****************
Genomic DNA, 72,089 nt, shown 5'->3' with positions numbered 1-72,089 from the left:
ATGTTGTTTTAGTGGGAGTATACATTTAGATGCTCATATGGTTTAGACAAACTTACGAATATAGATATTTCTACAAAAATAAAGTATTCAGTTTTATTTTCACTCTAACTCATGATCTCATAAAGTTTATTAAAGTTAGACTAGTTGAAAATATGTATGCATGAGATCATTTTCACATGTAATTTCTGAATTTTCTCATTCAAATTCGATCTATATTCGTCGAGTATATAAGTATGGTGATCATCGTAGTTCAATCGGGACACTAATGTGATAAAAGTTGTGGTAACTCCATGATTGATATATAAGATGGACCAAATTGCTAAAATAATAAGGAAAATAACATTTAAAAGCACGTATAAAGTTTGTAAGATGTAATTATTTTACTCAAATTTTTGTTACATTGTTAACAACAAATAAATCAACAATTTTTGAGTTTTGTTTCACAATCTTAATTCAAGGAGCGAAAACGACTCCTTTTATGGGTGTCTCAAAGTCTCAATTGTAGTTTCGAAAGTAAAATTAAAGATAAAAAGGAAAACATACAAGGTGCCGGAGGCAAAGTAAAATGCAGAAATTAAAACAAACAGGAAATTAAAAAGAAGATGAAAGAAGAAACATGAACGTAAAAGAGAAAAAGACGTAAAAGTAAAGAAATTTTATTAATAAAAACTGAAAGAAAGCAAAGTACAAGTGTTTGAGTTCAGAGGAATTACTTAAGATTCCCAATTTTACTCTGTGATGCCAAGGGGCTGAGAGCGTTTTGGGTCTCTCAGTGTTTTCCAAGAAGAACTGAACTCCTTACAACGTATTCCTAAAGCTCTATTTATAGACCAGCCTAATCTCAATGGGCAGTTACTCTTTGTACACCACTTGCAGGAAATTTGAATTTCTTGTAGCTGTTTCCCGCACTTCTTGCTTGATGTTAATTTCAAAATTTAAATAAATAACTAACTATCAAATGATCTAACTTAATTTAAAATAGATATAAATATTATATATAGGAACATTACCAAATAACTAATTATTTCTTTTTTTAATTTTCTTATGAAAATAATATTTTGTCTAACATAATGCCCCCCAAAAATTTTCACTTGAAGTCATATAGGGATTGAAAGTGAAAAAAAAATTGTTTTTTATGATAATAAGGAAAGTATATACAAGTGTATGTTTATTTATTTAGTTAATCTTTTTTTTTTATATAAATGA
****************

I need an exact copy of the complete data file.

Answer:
Genomic DNA, 72,089 nt, shown 5'->3' with positions numbered 1-72,089 from the left:
ATGTTGTTTTAGTGGGAGTATACATTTAGATGCTCATATGGTTTAGACAAACTTACGAATATAGATATTTCTACAAAAATAAAGTATTCAGTTTTATTTTCACTCTAACTCATGATCTCATAAAGTTTATTAAAGTTAGACTAGTTGAAAATATGTATGCATGAGATCATTTTCACATGTAATTTCTGAATTTTCTCATTCAAATTCGATCTATATTCGTCGAGTATATAAGTATGGTGATCATCGTAGTTCAATCGGGACACTAATGTGATAAAAGTTGTGGTAACTCCATGATTGATATATAAGATGGACCAAATTGCTAAAATAATAAGGAAAATAACATTTAAAAGCACGTATAAAGTTTGTAAGATGTAATTATTTTACTCAAATTTTTGTTACATTGTTAACAACAAATAAATCAACAATTTTTGAGTTTTGTTTCACAATCTTAATTCAAGGAGCGAAAACGACTCCTTTTATGGGTGTCTCAAAGTCTCAATTGTAGTTTCGAAAGTAAAATTAAAGATAAAAAGGAAAACATACAAGGTGCCGGAGGCAAAGTAAAATGCAGAAATTAAAACAAACAGGAAATTAAAAAGAAGATGAAAGAAGAAACATGAACGTAAAAGAGAAAAAGACGTAAAAGTAAAGAAATTTTATTAATAAAAACTGAAAGAAAGCAAAGTACAAGTGTTTGAGTTCAGAGGAATTACTTAAGATTCCCAATTTTACTCTGTGATGCCAAGGGGCTGAGAGCGTTTTGGGTCTCTCAGTGTTTTCCAAGAAGAACTGAACTCCTTACAACGTATTCCTAAAGCTCTATTTATAGACCAGCCTAATCTCAATGGGCAGTTACTCTTTGTACACCACTTGCAGGAAATTTGAATTTCTTGTAGCTGTTTCCCGCACTTCTTGCTTGATGTTAATTTCAAAATTTAAATAAATAACTAACTATCAAATGATCTAACTTAATTTAAAATAGATATAAATATTATATATAGGAACATTACCAAATAACTAATTATTTCTTTTTTTAATTTTCTTATGAAAATAATATTTTGTCTAACATAATGCCCCCCAAAAATTTTCACTTGAAGTCATATAGGGATTGAAAGTGAAAAAAAAATTGTTTTTTATGATAATAAGGAAAGTATATACAAGTGTATGTTTATTTATTTAGTTAATCTTTTTTTTTTATATAAATGA